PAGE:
Francophone webinar of the Futures of Education initiative discusses citizenship, values and the transformation of schools
The current global pandemic has changed anticipated futures around the world. With the COVID-19 crisis there is a widely shared feeling that humanity is at a decisive moment and can rethink the future. This 20 May 2020 Francophone webinar centered around the possible fundamental societal, political, economic and cultural transformations and their impact on education. Panelists were UNESCO Assistant-Director General for Education, Stefania Giannini and three members of the International Commission on the Futures of Education, former President of Latvia Vaira Vike-Freiberga, the president of the Arab Institute for Human Rights Abdelbasset Ben Hassen and António Nóvoa, current ambassador of Portugal to UNESCO.
In her opening remarks Stefania Giannini recalled that with school closures in 190 countries causing a disruption in education for 1,5 billion students worldwide, inequalities in access to educational opportunities have been brought to the spotlight. As over 465 million students do not have access to connectivity worldwide and unable to continue their education during this time, it has become imperative to revisit the organization of our schools and learning environments and take this exceptional opportunity to rebuild our institutions and learning communities. Giannini proposed that the objective of the Futures of Education initiative has become more relevant now than ever and that we must seize this opportunity to rethink our models, revisit our values and reimagine possible alternative futures.
Abdelbasset Ben Hassen expressed similar thoughts of seeing the current crisis as an opportunity for reform and change. The pandemic has brought a new urgency to develop common approaches, rethink individual existence and redefine citizenship based on participation in decision-making, in public policies and in the political space in general. He emphasized that education has a fundamental role in this transformation and must be at the heart of change and at the heart of our values.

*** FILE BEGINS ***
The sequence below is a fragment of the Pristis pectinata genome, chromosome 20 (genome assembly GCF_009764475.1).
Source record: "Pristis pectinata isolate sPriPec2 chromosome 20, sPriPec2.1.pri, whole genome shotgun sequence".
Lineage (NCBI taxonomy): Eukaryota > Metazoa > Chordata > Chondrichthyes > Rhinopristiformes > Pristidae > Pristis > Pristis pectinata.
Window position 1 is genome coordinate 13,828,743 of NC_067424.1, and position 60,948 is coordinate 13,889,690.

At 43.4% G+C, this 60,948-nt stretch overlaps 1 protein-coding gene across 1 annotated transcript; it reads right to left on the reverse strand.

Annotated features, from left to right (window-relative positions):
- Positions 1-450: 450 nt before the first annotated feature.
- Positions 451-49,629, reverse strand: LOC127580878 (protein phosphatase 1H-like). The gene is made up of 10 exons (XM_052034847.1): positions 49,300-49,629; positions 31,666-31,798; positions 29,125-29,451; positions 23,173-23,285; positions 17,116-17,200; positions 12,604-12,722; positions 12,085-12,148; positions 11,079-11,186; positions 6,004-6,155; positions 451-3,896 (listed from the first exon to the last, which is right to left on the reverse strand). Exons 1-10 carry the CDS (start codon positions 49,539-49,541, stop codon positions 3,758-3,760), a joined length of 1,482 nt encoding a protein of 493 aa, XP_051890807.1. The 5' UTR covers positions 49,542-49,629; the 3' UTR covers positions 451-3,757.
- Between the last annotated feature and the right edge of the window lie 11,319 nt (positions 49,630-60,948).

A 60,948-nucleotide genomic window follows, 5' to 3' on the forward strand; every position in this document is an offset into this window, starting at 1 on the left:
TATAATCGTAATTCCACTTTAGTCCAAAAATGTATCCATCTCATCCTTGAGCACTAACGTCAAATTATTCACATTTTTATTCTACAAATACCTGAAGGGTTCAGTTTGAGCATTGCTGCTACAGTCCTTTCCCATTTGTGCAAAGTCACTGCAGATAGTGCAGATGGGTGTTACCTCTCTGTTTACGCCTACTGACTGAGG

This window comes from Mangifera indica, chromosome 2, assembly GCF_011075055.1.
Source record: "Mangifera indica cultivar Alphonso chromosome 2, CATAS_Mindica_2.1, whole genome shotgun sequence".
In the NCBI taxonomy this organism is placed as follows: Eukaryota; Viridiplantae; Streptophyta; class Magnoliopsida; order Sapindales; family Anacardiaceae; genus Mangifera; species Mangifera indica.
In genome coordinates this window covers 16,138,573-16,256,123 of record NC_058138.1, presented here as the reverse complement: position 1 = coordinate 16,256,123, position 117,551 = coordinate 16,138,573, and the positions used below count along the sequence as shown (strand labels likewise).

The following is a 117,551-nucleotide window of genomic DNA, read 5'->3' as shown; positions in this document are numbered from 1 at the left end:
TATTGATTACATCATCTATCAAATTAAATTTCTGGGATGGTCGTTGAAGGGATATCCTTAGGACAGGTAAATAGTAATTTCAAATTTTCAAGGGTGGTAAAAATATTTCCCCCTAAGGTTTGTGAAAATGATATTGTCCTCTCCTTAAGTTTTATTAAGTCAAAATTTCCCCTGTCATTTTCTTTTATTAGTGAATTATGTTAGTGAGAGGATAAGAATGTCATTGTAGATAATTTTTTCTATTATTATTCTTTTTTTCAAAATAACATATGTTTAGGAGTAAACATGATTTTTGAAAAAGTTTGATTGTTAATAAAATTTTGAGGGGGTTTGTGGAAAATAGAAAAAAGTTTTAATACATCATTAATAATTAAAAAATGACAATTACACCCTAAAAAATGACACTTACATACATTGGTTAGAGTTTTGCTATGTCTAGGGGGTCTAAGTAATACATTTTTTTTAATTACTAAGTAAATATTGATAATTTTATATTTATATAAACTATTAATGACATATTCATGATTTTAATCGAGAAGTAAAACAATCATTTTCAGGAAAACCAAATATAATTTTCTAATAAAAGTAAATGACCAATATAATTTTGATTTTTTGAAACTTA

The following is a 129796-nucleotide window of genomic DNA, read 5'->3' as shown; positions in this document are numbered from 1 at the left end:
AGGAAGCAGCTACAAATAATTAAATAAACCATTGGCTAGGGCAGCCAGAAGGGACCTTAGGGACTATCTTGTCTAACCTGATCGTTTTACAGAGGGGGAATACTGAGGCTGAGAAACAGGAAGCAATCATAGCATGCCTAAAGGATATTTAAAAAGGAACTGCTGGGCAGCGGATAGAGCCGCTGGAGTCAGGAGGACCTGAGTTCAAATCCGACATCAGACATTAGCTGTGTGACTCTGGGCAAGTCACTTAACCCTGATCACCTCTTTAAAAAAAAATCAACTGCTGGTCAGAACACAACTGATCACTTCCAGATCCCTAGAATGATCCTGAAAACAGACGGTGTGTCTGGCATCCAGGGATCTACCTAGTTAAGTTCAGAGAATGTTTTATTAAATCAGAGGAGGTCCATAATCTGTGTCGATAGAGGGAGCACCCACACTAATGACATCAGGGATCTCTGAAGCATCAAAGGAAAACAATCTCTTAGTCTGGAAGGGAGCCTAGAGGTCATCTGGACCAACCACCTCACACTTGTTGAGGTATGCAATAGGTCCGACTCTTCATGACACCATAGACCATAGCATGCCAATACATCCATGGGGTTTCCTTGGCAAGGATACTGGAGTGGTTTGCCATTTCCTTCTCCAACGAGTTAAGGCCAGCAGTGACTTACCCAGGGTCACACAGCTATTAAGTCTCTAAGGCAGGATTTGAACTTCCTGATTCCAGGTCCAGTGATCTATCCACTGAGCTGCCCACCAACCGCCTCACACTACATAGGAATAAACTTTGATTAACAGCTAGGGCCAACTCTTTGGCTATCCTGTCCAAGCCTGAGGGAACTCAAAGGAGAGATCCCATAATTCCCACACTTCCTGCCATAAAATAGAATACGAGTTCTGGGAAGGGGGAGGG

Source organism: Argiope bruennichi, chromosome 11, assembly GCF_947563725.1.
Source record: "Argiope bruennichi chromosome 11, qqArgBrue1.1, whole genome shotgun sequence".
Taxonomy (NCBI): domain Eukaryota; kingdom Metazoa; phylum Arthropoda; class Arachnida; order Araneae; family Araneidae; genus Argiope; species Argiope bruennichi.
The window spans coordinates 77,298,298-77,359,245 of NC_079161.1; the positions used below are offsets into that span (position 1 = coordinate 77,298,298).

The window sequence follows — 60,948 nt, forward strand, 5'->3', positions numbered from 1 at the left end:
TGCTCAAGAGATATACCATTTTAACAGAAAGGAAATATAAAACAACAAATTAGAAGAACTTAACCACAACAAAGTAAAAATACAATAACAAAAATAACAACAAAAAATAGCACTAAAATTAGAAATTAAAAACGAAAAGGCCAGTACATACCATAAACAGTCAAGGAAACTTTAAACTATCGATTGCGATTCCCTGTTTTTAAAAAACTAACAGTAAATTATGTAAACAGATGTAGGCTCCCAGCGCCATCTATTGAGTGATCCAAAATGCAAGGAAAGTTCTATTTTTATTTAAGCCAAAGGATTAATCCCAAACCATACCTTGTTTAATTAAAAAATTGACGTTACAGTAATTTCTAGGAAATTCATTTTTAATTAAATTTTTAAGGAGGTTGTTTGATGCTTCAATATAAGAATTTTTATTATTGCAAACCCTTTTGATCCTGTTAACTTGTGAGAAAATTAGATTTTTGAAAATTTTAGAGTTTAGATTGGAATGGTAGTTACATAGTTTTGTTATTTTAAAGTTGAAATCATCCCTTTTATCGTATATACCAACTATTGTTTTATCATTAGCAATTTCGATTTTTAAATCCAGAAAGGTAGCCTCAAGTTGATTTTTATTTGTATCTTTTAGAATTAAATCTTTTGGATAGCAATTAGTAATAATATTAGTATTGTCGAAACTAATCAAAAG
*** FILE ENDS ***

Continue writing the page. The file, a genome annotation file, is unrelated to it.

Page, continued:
The crisis has also put pressure on rethinking our current school models to enable change in education. António Nóvoa outlined a vision of the school of the future as including a diversity of different spaces and times, allowing for learning from anywhere and at any time. He proposed that the curriculum of the future should acknowledge different types and sources of knowledge; should emphasize scientific information and research; and should highlight human and planetary solidarity by teaching students to live together.
The panelist acknowledged the importance of the different functions of schools, including the role they play in social interaction with peers and teachers. President Vike-Freiberga also recognized the enormous potential for innovative solutions arising from the crisis, including the use of distance learning for students, parents and the broader community. She emphasized the importance of continuing blended learning practices and leveraging the potential of technology for learning as a building block of future school models.
The session was attended by over 200 participants and attendees had the opportunity to ask questions from the panelists in the chat function throughout the session. As Stefania Giannini recalled at the end of the webinar, UNESCO’s response to the crisis relies on 3 principles: solidarity, innovation and integration. The initiative of the Futures of Education aims to bring forward an inspiring discussion that goes well beyond the current crisis and takes united, innovative and integrated action towards reimagining the future.